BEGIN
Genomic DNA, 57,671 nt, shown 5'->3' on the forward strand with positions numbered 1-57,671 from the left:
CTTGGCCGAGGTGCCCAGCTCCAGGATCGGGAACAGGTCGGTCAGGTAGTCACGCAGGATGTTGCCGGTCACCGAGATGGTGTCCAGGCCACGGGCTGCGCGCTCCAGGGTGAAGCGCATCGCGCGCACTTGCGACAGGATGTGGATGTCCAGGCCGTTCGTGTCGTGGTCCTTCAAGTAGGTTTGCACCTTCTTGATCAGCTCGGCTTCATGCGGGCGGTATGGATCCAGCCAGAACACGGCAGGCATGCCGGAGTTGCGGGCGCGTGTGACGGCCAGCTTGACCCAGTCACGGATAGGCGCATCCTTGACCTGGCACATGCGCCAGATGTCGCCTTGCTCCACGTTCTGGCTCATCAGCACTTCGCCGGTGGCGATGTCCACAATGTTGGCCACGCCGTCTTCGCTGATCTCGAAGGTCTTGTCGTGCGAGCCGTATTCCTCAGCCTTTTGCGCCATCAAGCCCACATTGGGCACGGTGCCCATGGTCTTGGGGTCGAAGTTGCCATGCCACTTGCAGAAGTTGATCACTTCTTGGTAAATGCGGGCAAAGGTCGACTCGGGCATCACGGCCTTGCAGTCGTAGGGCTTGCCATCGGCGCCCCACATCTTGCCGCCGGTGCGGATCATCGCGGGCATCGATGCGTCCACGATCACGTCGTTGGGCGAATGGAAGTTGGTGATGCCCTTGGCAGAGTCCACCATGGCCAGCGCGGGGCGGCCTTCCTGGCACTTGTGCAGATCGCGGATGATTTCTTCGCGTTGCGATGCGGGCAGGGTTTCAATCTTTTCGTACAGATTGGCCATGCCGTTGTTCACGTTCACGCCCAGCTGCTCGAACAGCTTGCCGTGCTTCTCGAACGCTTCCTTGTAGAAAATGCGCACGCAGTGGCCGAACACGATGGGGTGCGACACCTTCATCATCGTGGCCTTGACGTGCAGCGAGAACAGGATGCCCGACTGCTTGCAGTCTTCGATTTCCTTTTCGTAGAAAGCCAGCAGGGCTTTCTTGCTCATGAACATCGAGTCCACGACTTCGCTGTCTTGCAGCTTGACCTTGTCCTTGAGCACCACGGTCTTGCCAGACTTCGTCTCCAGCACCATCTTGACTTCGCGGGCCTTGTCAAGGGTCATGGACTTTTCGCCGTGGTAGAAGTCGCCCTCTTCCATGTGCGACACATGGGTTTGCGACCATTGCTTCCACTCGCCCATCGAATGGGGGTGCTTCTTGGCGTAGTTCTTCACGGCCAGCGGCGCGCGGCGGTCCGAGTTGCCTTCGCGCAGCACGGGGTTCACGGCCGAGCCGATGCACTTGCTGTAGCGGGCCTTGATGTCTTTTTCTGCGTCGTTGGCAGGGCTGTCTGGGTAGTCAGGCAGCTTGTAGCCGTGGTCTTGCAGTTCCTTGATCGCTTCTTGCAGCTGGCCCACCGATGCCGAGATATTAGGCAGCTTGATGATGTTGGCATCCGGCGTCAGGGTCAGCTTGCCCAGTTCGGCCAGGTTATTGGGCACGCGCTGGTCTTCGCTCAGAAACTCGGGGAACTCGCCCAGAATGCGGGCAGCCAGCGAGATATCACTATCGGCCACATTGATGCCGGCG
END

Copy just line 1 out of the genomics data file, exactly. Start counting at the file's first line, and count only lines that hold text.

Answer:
Genomic DNA, 57,671 nt, shown 5'->3' on the forward strand with positions numbered 1-57,671 from the left: